- February 28, 2023
- by Amy Gorin, MS, RDN
- 0 Comments
Yakult Benefits: Everything You Need to Know
Yakult is a probiotic drink that’s become quite popular—but is it good for you? Yes! There are actually many Yakult benefits for your health.
Probiotic beverages are becoming an increasingly popular choice in the United States. One brand in particular is rising in popularity.
This drink, known as Yakult, is a probiotic beverage originally created in Japan. The benefits of Yakult range from increasing beneficial gut bacteria to easing gastrointestinal symptoms.
Read more about the unique yakult health benefits of this probiotic drink and why you may want to add it to your diet.
What is Yakult?
Yakult is a probiotic drink originally created in Japan in 1935. A microbiologist by the name of Dr. Shirota created the beverage using a strain of probiotics called Lacticaseibacillus paracasei Shirota, or L.paracasei Shirota for short.
This strain of probiotics is unique to Yakult and has been extensively studied to determine its benefits to human health.
Yakult is available in two varieties: Yakult and Yakult Light. The nutrition facts for each are listed below.
Yakult: 1 bottle (2.7 fl oz)
- 50 calories
- 0 g fat
- 0 g sat fat
- 12 g carb
- 0 g fiber
- 1 0g sugar
- 9 g added sugar
- 1 g protein
Yakult Light: 1 bottle (2.7 fl oz)
- 25 calories
- 0 g fat
- 0 g sat fat
- 6 g carb
- 2 g fiber
- 3 g sugar
- 1 g added sugar
- 1 g protein
The primary difference between the two varieties of Yakult is the amount of added sugar. Yakult Light is lower in added sugar and contains stevia for sweetness, whereas Yakult is higher in added sugar.
Yakult Light contains 2 grams of fiber, thanks to the addition of corn dextrin. Both varieties have the same amount of total fat, saturated fat, and protein.
Both types of Yakult are dairy based, however the beverage differs from other dairy-based probiotic sources like yogurt.
One of the primary differences between Yakult and yogurt is the consistency. Yakult is intended to be consumed as a drink, which is why it’s thinner than yogurt.
However, you can use yogurt and Yakult in similar ways in the diet, such as by adding it to a smoothie for a probiotic boost.
Keep in mind that Yakult must be refrigerated until you’re ready to consume it and therefore may not be as convenient when taken on the go.
In the United States, Yakult can be found in major retailers including Target and Wal-Mart. The Yakult website also has a convenient store locator where you can enter your zip code and find a store close to you that sells the probiotic beverage.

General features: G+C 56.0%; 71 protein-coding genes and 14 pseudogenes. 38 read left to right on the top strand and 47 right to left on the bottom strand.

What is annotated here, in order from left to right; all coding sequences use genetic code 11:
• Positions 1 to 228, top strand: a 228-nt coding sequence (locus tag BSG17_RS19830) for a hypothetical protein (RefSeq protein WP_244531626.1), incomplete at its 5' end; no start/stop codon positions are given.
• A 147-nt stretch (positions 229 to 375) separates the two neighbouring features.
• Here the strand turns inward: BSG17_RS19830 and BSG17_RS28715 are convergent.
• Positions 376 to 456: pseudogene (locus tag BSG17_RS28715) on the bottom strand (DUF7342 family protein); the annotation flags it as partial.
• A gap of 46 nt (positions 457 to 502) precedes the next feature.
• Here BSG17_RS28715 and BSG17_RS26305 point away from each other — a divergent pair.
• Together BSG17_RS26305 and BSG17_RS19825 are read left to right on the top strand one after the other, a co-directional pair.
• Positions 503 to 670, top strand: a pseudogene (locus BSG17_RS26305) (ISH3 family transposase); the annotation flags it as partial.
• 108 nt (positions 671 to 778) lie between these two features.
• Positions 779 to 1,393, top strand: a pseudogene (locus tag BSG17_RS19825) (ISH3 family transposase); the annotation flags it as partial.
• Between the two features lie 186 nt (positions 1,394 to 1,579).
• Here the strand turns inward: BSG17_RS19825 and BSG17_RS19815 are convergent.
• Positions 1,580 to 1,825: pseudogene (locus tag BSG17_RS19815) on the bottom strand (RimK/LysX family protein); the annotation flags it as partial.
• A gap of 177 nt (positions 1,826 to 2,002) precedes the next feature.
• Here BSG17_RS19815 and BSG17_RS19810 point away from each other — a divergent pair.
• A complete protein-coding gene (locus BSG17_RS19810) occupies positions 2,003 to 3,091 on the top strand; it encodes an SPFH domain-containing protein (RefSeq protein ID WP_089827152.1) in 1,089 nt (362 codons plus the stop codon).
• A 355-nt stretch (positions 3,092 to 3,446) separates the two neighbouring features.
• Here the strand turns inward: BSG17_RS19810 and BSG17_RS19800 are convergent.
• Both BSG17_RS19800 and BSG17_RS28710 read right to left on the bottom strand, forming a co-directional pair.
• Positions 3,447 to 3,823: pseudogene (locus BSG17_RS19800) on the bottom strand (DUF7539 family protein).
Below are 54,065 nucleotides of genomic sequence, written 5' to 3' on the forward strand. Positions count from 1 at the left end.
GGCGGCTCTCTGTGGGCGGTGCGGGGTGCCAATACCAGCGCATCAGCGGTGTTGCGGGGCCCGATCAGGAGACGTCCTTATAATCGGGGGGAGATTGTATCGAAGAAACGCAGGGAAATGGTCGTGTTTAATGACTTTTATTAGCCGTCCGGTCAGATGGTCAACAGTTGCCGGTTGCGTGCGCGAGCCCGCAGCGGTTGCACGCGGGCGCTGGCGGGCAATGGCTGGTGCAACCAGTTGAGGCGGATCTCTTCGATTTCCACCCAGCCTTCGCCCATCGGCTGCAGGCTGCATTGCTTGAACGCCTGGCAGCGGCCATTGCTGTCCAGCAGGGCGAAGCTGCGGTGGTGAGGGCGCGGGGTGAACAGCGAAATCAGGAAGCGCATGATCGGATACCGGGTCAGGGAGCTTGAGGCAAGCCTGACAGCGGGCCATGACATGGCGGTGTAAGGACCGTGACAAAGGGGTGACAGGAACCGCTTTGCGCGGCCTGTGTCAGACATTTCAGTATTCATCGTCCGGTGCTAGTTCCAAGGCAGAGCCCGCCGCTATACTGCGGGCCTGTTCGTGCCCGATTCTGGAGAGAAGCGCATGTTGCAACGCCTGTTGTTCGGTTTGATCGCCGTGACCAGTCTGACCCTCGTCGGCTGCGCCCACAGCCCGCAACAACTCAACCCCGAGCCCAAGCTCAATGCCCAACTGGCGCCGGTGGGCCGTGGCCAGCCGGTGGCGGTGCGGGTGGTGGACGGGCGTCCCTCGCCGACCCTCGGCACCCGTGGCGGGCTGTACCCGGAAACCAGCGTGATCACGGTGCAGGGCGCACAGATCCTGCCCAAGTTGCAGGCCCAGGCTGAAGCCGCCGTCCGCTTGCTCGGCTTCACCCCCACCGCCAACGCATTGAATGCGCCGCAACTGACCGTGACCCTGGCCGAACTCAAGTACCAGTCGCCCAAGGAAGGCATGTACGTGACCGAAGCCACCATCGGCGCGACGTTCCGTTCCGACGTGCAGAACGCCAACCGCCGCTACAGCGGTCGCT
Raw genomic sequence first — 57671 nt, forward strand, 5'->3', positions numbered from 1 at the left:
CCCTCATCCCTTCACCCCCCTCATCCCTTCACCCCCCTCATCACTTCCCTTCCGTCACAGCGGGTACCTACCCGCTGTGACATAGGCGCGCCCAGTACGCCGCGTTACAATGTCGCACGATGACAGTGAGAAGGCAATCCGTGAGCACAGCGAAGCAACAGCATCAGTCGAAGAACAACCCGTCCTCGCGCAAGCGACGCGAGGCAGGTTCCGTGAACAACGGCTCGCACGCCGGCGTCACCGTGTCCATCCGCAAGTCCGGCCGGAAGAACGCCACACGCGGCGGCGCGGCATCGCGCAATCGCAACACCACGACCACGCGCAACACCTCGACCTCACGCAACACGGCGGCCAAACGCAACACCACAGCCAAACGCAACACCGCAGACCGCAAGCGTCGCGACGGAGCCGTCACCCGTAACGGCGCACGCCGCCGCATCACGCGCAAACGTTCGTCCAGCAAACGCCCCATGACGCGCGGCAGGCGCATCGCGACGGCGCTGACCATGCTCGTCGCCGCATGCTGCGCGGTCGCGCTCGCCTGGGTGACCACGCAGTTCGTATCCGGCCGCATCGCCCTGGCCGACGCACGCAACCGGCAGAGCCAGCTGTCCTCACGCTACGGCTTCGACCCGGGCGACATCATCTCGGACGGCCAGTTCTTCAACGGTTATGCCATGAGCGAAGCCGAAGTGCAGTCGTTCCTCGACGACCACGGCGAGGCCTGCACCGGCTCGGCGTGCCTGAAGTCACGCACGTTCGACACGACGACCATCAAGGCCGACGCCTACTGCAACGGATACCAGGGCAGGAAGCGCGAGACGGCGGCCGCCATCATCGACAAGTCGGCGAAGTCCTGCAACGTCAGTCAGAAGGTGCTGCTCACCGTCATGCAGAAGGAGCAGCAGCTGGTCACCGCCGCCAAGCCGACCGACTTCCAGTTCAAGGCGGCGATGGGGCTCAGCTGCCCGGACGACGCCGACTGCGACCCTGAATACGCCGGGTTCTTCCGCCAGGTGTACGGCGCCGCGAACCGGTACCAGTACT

The reason most people drink Yakult is for the probiotics, which could have numerous benefits in the body. Yakult contains L.paracasei Shirota, a type of probiotic strain unique to Yakult.
The L.paracasei probiotic strain is part of the Lactobacillus casei group, which consists of three closely related species of probiotics—Lactobacillus casei, Lactobacillus paracasei, and Lactobacillus rhamnosus.
Studies on the L.paracasei Shirota probiotic strain have shown it to offer a myriad of health benefits. Like other probiotics, the benefits of L.paracasei Shirota are likely specific to the strain.
Since there are many strains of probiotics out there, it’s important to remember that not all study results can be extrapolated to other types of probiotics.
Additionally, the strain found in Yakult is specific to the beverage, meaning it won’t be found in another source. So Yakult health benefits really are unique.
Increases beneficial bacteria in the gut
Research presented on the Yakult website shows that drinking Yakult results in measurable increases in beneficial bacteria in the gastrointestinal tract.
This increase may provide multiple positive effects, including helping to prevent constipation while also modifying the presence of other bacteria in the gastrointestinal tract, such as E.coli.
Additionally, the increase shows that the strain of probiotics can survive in the GI tract, a fact not unique to the L.paracasei Shirota strain alone.
Research shows that Lactobacillus strains of probiotics are resistant to stomach acid. This is an important part of the Yakult health benefits associated with drinking this type of probiotic beverage.
May help with constipation and diarrhea
How probiotics affect the gastrointestinal tract depends on the strain that you take in.
Research in this area is continuing to evolve, but studies show promise in how probiotics can positively benefit people with gastrointestinal symptoms like constipation and diarrhea.